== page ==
In general, the mood in the city is far less festive than in normal years, when people crowd the bazaars buying food, sweets and new clothes. “Business is bad this Nawruz,” commented 15-year-old Rohullah. He has been selling traditional Nawruz wares near a square in the city for the last three years. Standing by his stall (see a picture of him below), he said that only “some children, women and men are still coming to buy mahi (goldfish) and sabza (sprouted wheat).” (3). Sayed Rasul, who sells a variety of flowers and saplings in downtown Herat (see a photo of him in his greenhouse below), made a similar observation:

This Nawruz isn’t as bustling as it’s usually been… but some people, especially the youth, are still coming to buy flowers and vases for themselves or as gifts for their loved ones on Nawruz. Others have come to buy tree saplings for planting in or around their houses because of the coming spring.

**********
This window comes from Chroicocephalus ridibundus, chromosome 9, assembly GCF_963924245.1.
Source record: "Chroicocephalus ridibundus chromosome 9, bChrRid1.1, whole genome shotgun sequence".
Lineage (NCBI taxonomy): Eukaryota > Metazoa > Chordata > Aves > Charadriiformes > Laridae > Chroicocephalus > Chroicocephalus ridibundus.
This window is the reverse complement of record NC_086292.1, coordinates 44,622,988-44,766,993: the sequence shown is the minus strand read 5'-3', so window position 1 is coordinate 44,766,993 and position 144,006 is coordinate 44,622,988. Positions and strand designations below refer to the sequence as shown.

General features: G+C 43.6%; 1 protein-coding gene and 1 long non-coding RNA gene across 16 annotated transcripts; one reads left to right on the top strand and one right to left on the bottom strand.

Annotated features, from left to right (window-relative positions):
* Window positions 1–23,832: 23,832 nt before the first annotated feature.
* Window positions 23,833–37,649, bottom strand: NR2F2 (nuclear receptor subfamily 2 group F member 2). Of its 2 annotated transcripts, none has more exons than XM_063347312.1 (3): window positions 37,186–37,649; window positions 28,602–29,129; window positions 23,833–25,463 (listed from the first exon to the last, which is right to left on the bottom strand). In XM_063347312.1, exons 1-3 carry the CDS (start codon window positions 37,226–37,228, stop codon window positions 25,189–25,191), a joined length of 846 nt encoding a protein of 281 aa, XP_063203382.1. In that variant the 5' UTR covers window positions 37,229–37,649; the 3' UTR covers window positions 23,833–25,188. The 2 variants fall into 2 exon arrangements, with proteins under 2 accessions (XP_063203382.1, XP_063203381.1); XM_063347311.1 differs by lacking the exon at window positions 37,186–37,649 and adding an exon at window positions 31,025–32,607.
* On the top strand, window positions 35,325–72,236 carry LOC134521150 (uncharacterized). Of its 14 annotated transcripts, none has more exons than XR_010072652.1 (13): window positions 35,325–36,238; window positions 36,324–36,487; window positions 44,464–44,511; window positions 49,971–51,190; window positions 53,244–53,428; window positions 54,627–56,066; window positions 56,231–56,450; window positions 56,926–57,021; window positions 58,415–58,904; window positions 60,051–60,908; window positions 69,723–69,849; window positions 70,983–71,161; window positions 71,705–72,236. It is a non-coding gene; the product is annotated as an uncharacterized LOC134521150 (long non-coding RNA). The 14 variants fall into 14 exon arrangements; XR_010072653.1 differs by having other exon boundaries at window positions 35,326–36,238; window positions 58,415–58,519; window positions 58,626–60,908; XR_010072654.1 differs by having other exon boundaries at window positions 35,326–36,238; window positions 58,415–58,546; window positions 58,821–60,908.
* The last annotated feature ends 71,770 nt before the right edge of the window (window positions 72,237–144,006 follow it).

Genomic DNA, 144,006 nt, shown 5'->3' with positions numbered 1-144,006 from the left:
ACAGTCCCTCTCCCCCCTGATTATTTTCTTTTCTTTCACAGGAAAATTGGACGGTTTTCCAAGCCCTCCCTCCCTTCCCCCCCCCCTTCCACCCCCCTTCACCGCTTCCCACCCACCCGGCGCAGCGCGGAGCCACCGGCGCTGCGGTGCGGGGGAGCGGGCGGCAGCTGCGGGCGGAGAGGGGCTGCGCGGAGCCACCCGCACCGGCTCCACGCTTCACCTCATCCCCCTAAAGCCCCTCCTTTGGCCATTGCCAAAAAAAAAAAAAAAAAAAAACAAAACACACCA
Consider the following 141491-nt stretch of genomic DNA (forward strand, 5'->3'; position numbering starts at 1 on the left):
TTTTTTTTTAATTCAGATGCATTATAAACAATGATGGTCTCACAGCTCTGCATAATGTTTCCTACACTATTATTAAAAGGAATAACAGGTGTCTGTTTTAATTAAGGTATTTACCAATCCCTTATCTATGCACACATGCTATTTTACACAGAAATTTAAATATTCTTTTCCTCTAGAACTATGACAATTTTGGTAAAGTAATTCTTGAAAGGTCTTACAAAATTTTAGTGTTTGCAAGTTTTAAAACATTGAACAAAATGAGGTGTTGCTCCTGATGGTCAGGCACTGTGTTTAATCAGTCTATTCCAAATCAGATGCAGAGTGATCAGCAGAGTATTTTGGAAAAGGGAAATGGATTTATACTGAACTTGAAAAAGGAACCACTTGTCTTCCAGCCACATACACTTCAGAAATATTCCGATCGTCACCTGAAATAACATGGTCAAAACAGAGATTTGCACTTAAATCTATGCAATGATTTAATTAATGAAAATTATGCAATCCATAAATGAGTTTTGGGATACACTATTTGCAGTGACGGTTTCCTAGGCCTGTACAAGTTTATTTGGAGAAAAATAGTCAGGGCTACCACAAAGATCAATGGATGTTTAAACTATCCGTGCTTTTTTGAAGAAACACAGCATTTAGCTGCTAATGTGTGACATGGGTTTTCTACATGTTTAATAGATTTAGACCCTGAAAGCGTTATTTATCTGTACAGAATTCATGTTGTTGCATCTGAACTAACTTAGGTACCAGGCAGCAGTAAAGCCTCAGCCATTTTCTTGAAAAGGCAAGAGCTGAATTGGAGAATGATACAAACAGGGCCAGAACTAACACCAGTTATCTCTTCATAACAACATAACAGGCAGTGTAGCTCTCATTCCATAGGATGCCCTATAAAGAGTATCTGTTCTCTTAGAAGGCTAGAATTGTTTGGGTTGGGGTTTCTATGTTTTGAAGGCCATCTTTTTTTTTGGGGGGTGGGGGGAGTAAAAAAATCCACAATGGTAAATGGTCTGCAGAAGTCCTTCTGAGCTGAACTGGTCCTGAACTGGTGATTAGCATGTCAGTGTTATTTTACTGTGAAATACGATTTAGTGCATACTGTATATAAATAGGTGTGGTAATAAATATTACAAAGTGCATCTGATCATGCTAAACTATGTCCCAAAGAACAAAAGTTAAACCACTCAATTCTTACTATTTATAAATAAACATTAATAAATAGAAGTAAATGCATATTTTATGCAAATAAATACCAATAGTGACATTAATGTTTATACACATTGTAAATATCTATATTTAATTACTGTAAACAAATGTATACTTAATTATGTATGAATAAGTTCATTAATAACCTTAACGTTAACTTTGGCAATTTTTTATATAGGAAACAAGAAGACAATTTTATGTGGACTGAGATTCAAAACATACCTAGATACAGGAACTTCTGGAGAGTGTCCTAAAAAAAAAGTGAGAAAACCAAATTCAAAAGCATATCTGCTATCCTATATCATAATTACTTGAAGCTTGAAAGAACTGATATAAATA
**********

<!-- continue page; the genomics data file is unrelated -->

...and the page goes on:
As in the rest of Afghanistan, public festivities for Nawruz have been called off, but people in and around the city of Herat will probably still seek to celebrate the occasion, either at home or, especially those with a car of their own, outdoors. “I can’t imagine that no families will go picnicking in places like Pul-e Pashto on Nawruz. For sure, our family will go,” a local female student of Herat University told AAN. Pul-e Pashto or Pashto Bridge, which crosses the river Harirud between Injil and Guzara districts, is a popular picnic spot some 15 kilometres to the south of Herat city (see two photos of the area around the bridge below).

Regardless of the size of Nawruz celebrations this year, and despite all the worries, we would like to convey our best wishes to all. At the turn of the year, and twelve months ahead of the turn of the century, we would like to say:


د افغانستان د تحليلګرانو شبکه خپلو ټولو لوستونکو، ملګرو او همکارانو ته د نوي کال مبارکي وايي. هيله ده چې 1399 م کال زموږ ګرانو افغانانو ته د روغتيا، سولې او هوساينې کال شي!


شبکه تحلیلگران افغانستان سال نو را به تمامی خوانندگان، دوستان و همکاران خویش مبارکباد می گوید. به امید این که سال 1399 خورشیدی سالی مملو از سلامتی، صلح و صفا برای همه و برای کشور عزیزمان افغانستان باشد!